Famed digital artist Beeple saw his Twitter account hijacked last weekend with hackers using it to scam $400,000 in crypto and NFTs from the illustrator’s followers and fans.
The attack was discovered by a MetaMask security analyst when the artist apparently started promoting a raffle offering NFT artwork created in collaboration with luxury fashion house Louis Vuitton.
Sadly for unsuspecting entrants, once they clicked the link scammers drained their wallets one Ether at a time (worth roughly $2,000 at the time of the hack). The dodgy link managed to rake in a total of 36ETH, worth close to $74,000.
However, the perpetrators were just getting started. Barely an hour later they posted a second link which managed to haul in another $360,000 in crypto and NFTs, including much-sought-after Mutant Apes.
Beeple, real name Michael Winkleman, eventually managed to regain control of his account and promptly warned his followers that “anything too good to be true IS A FUCKING SCAM!”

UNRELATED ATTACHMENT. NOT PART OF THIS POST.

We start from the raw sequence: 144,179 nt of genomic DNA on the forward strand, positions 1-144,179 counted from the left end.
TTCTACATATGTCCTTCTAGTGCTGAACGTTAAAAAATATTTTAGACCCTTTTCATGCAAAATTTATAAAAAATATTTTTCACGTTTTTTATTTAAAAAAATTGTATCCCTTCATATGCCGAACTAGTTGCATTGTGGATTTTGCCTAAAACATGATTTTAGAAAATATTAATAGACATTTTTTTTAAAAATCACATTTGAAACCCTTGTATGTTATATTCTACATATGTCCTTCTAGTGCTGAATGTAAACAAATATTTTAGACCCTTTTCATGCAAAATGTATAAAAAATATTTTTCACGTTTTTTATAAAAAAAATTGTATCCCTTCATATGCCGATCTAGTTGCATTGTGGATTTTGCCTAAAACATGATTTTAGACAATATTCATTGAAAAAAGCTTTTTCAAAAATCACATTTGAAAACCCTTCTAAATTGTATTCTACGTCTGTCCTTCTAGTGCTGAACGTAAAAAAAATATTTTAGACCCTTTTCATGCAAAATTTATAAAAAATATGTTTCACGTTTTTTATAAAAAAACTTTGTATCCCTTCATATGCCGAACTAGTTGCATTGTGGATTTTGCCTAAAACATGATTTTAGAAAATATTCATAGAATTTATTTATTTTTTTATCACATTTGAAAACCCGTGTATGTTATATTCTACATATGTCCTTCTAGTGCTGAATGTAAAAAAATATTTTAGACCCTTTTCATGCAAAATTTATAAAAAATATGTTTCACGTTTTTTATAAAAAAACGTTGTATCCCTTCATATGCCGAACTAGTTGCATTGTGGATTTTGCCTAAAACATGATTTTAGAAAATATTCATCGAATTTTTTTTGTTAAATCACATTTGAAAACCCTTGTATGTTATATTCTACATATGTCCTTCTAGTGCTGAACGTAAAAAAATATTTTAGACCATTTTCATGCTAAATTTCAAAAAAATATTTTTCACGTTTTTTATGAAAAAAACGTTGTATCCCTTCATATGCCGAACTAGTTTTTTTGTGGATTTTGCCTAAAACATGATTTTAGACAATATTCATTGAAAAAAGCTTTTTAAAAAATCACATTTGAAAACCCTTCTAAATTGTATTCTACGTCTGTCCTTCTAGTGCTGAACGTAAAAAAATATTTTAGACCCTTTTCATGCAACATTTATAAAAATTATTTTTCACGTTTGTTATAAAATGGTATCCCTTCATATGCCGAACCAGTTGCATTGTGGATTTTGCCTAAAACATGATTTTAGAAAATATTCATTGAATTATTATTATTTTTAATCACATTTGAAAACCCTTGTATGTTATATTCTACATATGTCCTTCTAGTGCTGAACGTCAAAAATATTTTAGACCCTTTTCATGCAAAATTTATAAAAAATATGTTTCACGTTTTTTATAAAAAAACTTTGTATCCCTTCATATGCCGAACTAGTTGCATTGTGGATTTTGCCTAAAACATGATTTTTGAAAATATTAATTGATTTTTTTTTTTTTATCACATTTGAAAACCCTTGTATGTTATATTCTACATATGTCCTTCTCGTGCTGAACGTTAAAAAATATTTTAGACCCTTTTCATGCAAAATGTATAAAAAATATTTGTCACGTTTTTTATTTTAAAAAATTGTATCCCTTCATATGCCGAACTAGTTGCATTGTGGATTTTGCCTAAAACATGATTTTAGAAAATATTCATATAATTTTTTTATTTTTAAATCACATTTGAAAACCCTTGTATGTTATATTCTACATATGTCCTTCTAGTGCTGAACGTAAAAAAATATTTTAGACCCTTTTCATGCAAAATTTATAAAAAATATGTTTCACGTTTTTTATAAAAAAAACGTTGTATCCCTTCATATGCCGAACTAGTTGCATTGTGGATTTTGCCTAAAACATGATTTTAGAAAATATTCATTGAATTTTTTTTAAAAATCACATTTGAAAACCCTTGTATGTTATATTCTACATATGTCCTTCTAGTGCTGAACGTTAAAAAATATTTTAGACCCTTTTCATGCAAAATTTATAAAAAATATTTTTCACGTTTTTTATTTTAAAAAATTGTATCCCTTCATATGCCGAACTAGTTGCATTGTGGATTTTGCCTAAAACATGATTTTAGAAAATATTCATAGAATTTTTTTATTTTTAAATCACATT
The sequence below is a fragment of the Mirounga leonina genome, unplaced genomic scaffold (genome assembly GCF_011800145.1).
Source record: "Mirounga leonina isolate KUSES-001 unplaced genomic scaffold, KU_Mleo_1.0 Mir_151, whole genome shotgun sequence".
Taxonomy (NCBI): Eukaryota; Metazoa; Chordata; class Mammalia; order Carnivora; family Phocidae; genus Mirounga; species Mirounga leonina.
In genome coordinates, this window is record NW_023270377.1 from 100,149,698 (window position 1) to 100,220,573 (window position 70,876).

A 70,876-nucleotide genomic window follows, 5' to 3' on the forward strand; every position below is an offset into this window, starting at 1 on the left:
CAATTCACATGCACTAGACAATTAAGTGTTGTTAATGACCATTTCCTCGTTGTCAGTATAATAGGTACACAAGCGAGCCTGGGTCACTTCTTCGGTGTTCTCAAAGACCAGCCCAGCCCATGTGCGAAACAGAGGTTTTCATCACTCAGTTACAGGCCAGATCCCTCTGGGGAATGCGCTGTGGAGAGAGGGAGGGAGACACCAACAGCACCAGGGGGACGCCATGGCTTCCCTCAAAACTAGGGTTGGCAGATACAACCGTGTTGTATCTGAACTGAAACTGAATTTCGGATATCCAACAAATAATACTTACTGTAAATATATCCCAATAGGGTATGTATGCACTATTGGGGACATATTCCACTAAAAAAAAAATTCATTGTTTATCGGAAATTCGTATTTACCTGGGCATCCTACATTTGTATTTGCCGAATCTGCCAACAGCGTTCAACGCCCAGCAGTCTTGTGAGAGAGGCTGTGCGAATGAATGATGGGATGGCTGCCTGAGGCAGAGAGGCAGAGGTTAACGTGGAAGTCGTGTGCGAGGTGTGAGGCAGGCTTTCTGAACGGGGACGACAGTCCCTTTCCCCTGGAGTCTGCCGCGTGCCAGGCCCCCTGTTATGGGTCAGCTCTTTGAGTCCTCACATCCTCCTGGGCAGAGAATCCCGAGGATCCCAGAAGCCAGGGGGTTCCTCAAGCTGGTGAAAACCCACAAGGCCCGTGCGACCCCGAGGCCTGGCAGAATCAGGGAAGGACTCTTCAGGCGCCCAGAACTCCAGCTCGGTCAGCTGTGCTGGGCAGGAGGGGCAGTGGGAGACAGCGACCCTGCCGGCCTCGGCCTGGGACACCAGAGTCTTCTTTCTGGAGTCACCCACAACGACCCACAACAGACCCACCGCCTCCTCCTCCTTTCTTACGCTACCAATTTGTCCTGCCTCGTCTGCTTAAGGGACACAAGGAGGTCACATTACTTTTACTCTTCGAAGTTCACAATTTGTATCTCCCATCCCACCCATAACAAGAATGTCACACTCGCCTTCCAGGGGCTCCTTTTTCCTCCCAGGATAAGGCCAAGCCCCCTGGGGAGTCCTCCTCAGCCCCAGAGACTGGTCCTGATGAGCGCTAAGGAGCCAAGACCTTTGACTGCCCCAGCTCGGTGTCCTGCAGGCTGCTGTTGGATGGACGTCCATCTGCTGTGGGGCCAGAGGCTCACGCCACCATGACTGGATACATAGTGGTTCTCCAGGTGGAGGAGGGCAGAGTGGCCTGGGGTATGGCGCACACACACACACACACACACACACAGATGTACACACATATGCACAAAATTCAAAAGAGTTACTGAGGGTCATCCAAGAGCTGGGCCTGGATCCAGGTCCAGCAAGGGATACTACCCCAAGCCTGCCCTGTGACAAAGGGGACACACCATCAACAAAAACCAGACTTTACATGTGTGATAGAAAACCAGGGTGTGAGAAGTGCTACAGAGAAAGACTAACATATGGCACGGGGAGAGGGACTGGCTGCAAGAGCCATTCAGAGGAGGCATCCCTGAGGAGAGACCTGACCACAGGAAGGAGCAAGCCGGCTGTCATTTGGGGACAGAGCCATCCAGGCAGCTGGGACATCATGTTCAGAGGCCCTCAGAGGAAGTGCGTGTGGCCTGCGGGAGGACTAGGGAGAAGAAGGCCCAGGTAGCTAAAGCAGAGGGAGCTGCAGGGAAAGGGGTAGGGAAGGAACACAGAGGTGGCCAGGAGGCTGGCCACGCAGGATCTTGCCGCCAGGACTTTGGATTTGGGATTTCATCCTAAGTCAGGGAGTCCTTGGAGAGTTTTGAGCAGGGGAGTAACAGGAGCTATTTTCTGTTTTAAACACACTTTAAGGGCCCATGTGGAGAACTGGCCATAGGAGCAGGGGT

Beeple and his fans aren’t alone in getting phished
This Beeple hack is hardly the first crypto-related phishing scam. In fact, they’re becoming depressingly commonplace.
Perhaps the most high-profile example happened in January when artist Todd Kramer lost over $2.2 million worth of Bored Apes after he clicked on a malicious link touting a crypto giveaway.
The hack and Kramer’s attempts to recover his prized NFTs turned him into a crypto celebrity overnight and gave birth to the now-infamous “All My Apes Gone” meme.
A number of high-profile public figures have also found themselves conned out of valuable digital collectibles. Indeed, earlier this month, actor Seth Green lost four NFTs, worth over $200,000, to a phishing scam.
And even Bored Apes creators Yuga Labs weren’t safe. The company’s Instagram and Discord accounts were breached back in April resulting in millions of dollars in NFTs being stolen via a fraudulent mint link that raided users’ MetaMask wallets.